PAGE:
There was a faint enthusiasm on our passage; weavers put their heads to the windows; children cried out in ecstasy at sight of the two 'boaties'--barguettes: and bloused pedestrians, who were acquainted with our charioteer, jested with him on the nature of his freight.

We had a shower or two, but light and flying. The air was clean and sweet among all these green fields and green things growing. There was not a touch of autumn in the weather. And when, at Vadencourt, we launched from a little lawn opposite a mill, the sun broke forth and set all the leaves shining in the valley of the Oise.

The river was swollen with the long rains. From Vadencourt all the way to Origny, it ran with ever-quickening speed, taking fresh heart at each mile, and racing as though it already smelt the sea. The water was yellow and turbulent, swung with an angry eddy among half-submerged willows, and made an angry clatter along stony shores. The course kept turning and turning in a narrow and well- timbered valley. Now the river would approach the side, and run griding along the chalky base of the hill, and show us a few open colza-fields among the trees. Now it would skirt the garden-walls of houses, where we might catch a glimpse through a doorway, and see a priest pacing in the chequered sunlight. Again, the foliage closed so thickly in front, that there seemed to be no issue; only a thicket of willows, overtopped by elms and poplars, under which the river ran flush and fleet, and where a kingfisher flew past like a piece of the blue sky. On these different manifestations the sun poured its clear and catholic looks. The shadows lay as solid on the swift surface of the stream as on the stable meadows. The light sparkled golden in the dancing poplar leaves, and brought the hills into communion with our eyes. And all the while the river never stopped running or took breath; and the reeds along the whole valley stood shivering from top to toe.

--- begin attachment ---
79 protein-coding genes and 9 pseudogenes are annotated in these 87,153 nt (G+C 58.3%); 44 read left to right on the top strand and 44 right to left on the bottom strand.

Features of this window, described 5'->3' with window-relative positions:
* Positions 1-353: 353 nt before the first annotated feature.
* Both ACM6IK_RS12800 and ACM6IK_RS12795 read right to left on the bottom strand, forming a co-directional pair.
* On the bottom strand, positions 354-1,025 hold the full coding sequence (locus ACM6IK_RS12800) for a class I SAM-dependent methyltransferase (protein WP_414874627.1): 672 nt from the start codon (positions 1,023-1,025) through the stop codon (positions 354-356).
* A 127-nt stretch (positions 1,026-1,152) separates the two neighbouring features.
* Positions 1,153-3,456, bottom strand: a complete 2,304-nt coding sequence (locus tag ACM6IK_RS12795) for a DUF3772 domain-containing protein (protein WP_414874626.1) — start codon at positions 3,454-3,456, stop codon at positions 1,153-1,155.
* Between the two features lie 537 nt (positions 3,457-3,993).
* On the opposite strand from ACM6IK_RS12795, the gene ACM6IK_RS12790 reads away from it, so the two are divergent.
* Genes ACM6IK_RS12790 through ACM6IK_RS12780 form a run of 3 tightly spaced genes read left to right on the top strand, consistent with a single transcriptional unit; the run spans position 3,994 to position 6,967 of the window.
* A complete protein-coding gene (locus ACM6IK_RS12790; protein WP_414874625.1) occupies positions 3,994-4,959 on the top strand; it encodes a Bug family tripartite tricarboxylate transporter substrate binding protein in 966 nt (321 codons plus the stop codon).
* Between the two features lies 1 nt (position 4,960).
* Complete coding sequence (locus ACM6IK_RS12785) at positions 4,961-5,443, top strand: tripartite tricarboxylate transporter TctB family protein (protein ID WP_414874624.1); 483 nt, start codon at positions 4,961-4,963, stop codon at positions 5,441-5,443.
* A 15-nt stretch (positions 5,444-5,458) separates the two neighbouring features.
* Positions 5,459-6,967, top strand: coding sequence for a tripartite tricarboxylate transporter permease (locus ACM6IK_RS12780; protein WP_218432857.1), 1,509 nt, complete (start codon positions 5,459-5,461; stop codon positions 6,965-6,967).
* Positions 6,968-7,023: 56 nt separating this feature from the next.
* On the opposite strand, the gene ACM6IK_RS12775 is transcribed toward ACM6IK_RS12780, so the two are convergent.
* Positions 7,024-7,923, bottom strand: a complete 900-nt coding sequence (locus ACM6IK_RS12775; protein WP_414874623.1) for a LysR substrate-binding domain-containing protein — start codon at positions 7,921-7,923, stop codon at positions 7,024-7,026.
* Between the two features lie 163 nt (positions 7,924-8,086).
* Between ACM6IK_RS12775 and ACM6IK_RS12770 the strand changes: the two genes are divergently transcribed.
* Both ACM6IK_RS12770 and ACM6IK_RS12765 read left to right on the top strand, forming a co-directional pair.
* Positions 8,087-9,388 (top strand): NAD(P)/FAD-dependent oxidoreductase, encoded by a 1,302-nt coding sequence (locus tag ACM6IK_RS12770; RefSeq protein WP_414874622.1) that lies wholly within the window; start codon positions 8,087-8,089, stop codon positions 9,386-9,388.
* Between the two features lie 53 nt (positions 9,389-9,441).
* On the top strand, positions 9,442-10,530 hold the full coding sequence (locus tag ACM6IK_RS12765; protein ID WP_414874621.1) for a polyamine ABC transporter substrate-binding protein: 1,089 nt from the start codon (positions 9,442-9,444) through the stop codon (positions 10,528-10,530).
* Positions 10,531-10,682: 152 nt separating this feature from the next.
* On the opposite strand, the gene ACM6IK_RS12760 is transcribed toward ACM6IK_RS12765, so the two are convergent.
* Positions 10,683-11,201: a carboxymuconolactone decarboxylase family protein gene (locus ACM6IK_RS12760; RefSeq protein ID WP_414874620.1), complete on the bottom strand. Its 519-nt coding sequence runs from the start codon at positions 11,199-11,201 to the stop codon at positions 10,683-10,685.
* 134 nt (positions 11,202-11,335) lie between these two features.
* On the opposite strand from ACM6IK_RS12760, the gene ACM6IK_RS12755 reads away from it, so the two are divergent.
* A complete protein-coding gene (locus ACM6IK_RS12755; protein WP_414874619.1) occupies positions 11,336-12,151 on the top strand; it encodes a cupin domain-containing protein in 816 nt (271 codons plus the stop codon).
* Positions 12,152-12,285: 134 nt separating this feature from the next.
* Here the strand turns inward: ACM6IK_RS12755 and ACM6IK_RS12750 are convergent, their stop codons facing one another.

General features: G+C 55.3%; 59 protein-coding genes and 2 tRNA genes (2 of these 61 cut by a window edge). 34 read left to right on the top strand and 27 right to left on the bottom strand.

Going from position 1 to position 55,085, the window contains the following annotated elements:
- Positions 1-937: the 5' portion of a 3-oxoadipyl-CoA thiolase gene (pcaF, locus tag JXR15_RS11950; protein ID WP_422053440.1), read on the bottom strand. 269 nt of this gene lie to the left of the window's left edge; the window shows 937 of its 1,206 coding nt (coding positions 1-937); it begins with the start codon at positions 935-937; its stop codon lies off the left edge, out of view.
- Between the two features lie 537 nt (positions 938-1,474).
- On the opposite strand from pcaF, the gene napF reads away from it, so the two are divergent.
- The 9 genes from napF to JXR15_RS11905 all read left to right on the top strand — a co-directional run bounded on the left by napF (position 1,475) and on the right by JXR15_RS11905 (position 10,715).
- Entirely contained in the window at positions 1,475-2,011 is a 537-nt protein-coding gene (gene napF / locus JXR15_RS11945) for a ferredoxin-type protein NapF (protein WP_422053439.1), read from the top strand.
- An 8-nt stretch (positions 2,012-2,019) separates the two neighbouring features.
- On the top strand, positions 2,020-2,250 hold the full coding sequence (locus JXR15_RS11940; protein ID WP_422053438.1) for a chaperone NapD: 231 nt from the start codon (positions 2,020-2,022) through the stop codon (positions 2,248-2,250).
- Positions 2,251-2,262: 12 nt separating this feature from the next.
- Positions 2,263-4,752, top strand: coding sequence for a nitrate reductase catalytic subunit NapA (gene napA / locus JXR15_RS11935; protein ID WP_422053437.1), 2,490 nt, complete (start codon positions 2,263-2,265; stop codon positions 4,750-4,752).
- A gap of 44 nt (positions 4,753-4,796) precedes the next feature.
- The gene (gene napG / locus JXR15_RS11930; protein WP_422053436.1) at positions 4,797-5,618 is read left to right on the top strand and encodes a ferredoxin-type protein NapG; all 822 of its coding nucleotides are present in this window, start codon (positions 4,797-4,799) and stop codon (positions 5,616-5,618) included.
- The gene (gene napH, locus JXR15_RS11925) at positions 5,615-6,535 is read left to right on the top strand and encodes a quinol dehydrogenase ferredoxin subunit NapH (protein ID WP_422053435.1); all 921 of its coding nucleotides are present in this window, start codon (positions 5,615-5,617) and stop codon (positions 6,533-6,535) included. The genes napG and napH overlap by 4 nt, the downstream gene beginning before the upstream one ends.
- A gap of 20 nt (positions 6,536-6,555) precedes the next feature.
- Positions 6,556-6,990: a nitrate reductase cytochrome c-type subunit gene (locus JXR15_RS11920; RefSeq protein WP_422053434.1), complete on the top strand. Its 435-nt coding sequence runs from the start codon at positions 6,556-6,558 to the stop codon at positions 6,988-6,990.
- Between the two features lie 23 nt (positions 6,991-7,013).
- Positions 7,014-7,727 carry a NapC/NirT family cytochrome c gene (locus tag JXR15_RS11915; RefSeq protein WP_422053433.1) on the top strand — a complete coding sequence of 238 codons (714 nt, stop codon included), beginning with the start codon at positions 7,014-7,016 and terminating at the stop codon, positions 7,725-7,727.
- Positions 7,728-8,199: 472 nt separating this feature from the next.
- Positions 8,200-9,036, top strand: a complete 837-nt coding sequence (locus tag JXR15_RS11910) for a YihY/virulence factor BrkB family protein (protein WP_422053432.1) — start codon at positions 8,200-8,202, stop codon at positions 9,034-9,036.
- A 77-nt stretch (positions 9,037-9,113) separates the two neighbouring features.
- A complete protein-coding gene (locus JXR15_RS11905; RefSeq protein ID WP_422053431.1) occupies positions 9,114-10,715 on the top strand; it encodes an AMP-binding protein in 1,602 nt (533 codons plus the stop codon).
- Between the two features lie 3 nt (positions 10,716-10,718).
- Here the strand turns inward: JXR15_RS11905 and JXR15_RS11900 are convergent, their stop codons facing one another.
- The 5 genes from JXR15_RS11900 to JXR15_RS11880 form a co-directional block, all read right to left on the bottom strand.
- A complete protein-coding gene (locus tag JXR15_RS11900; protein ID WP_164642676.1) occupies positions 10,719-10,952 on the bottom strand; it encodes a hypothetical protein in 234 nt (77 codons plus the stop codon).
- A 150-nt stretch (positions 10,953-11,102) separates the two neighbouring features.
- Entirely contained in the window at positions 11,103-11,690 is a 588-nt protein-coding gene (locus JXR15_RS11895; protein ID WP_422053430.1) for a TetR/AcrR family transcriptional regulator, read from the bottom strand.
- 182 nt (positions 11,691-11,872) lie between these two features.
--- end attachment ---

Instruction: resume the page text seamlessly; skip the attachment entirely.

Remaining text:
There should be some myth (but if there is, I know it not) founded on the shivering of the reeds. There are not many things in nature more striking to man's eye. It is such an eloquent pantomime of terror; and to see such a number of terrified creatures taking sanctuary in every nook along the shore, is enough to infect a silly human with alarm. Perhaps they are only a-cold, and no wonder, standing waist-deep in the stream. Or perhaps they have never got accustomed to the speed and fury of the river's flux, or the miracle of its continuous body. Pan once played upon their forefathers; and so, by the hands of his river, he still plays upon these later generations down all the valley of the Oise; and plays the same air, both sweet and shrill, to tell us of the beauty and the terror of the world.

The canoe was like a leaf in the current. It took it up and shook it, and carried it masterfully away, like a Centaur carrying off a nymph. To keep some command on our direction required hard and diligent plying of the paddle. The river was in such a hurry for the sea! Every drop of water ran in a panic, like as many people in a frightened crowd. But what crowd was ever so numerous, or so single-minded? All the objects of sight went by at a dance measure; the eyesight raced with the racing river; the exigencies of every moment kept the pegs screwed so tight, that our being quivered like a well-tuned instrument; and the blood shook off its lethargy, and trotted through all the highways and byways of the veins and arteries, and in and out of the heart, as if circulation were but a holiday journey, and not the daily moil of threescore years and ten. The reeds might nod their heads in warning, and with tremulous gestures tell how the river was as cruel as it was strong and cold, and how death lurked in the eddy underneath the willows. But the reeds had to stand where they were; and those who stand still are always timid advisers. As for us, we could have shouted aloud. If this lively and beautiful river were, indeed, a thing of death's contrivance, the old ashen rogue had famously outwitted himself with us.

An Inland Voyage Page 23

Robert Louis Stevenson

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Robert Louis Stevenson
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